Experienced equity analysts think so. At least that is the answer provided by my recent research (with Brooke Elliott from University of Illinois at Urbana-Champaign). We find that analysts expect more and longer lasting stock mispricing when the effects of certain business transactions are more transparently reported and a firm’s most important investors are transient rather than dedicated institutional shareholders.
Our study helps link two conflicting streams of research on the effects of increased transparency on expected mispricing. Researchers from a psychology tradition would tend to expect an increase in transparency to lead to an improvement in judgment, i.e., more accurate pricing in an equity market. However, researchers from an economics tradition would be less surprised by possible limitations to the benefits of greater transparency, or by the possibility that more transparency can impair market behaviors. As noted by Nobel Laureate Vernon Smith [1991,p. 881],
The fact that private information experimental markets converge more quickly and reliably to certain rational predictions than complete information markets do directly contradicts the conclusion of Tversky and Kahneman [1987; p. 88]: "Perhaps the major finding of the present article is that the axioms of rational choice are generally satisfied in transparent conditions and often violated in nontransparent ones." This is correct in their context, but in experimental markets rational theory often performs best in the "nontransparent" (low-information) environment and worst in the "transparent" (high-information) environment. The leap is so great when one goes from data on individual choice behavior to observed behavior in experimental markets that conclusions of this sort are reversed!
We demonstrate this counter-intuitive finding, relying on the notion of Keynesian beauty contests and higher-order beliefs (i.e., beliefs about what others believe).
In such strategic settings, changing the beliefs of a subset of market participants will not necessarily alter prices in the same direction. For example, some investors may choose to exploit overpricing by buying shares, hoping to close their positions after the mispricing becomes severe, but before the mispricing is corrected. Greater transparency can exacerbate this effect by increasing other investors' awareness of the potential to implement this "ride the bubble" strategy, thus introducing greater uncertainty about which market participants have employed each of the possible strategies in play, especially if there are few longer-horizon traders present to discipline market prices.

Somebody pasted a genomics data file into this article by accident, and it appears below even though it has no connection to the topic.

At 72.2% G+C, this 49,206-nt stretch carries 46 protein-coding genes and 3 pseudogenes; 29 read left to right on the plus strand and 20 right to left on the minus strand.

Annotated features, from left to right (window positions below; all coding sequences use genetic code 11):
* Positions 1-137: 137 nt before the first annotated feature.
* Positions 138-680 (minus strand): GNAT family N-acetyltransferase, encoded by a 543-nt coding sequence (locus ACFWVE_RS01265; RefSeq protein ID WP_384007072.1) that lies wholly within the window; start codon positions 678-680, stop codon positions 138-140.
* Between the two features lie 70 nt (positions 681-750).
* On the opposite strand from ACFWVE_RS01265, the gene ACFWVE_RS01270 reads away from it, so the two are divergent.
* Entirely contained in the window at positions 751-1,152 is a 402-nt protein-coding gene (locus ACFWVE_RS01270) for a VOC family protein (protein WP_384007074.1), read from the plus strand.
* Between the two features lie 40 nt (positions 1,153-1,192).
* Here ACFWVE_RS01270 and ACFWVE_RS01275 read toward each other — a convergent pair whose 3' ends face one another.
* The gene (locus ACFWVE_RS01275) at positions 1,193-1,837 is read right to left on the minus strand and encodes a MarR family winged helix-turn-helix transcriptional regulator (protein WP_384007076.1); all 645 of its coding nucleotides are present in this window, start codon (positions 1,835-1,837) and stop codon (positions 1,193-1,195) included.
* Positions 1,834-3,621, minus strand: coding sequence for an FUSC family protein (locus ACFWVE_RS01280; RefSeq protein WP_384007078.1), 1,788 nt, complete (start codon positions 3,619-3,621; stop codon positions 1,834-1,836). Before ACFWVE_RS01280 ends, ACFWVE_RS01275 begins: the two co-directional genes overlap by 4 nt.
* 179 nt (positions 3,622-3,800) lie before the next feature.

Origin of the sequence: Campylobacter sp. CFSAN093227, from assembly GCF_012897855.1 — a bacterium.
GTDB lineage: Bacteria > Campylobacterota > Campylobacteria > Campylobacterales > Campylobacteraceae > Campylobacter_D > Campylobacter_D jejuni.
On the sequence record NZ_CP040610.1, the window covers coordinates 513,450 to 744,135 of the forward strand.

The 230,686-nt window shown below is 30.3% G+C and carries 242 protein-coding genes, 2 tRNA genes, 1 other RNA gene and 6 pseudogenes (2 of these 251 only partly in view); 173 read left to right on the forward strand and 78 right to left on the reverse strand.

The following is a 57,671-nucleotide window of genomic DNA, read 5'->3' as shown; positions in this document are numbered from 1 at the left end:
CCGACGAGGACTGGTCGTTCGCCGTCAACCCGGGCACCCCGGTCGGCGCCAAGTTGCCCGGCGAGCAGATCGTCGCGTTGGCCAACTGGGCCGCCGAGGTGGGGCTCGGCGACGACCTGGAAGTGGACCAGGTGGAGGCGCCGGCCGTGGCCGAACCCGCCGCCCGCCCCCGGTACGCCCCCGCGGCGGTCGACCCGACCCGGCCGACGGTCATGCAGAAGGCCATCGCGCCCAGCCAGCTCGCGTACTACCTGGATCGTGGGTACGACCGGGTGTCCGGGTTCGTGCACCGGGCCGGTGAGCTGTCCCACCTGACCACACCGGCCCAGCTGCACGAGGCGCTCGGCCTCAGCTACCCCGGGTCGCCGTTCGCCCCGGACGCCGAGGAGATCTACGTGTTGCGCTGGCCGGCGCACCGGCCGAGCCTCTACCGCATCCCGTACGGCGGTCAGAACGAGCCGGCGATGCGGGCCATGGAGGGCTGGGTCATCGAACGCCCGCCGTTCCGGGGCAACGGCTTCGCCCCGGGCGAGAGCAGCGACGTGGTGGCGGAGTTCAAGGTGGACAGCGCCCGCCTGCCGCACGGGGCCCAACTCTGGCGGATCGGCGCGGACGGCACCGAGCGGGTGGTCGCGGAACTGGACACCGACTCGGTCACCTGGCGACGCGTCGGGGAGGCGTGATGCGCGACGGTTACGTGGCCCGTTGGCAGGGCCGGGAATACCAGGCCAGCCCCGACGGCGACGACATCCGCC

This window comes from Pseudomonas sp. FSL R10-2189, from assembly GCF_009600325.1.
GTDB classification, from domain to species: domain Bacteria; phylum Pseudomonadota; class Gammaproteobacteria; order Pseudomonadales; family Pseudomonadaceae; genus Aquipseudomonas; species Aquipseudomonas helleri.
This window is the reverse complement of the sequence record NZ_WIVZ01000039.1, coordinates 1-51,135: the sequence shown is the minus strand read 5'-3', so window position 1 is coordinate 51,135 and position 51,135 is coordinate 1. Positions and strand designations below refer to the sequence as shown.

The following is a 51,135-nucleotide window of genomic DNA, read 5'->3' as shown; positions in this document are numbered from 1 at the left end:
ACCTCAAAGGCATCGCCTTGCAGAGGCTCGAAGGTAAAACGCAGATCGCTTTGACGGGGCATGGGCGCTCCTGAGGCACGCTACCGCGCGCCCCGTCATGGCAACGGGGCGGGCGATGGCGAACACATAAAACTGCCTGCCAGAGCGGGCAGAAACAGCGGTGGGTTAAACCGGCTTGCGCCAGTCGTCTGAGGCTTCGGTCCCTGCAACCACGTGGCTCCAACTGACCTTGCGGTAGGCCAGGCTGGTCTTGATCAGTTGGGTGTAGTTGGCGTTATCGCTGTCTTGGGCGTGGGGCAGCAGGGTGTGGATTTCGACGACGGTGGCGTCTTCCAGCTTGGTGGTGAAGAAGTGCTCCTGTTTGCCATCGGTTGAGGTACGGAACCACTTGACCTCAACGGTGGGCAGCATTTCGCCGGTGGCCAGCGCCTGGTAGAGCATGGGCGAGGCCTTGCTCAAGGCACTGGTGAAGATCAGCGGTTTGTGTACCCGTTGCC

Traditionally, we naturally tend to think that more transparent accounting will help investors better allocate capital and help equity markets be more efficient. When we peer into the minds of expert analysts, however, we document that they systematically believe more transparent accounting can sometimes backfire. More transparency can increase uncertainty regarding which market participants (sophisticated or unsophisticated) might be employing any of the multiple (naïve, arbitraging, or exacerbating) strategies potentially in play. Under such circumstances, sophisticated investors' best response is unclear, and the result is that market price is prevented from immediately converging to fundamental value.
For more see:
ELLIOTT, W., KRISCHE, S. D., & PEECHER, M. E. (2010). Expected Mispricing: The Joint Influence of Accounting Transparency and Investor Base. Journal Of Accounting Research, 48(2), 343-381. doi:10.1111/j.1475-679X.2010.00370.x
SMITH, V. Rational Choice: The Contrast between Economics and Psychology. Journal of Political Economy 99 (1991): 877-97.
TVERSKY, A., AND D. KAHNEMAN. "Rational Choice and the Framing of Decisions," in Behavioral Foundations of Economic Theory, edited by R. M. Hogarth and M. W. Reder, Chicago: University of Chicago Press, 1987: 67-94.
Deloitte Professor of Accountancy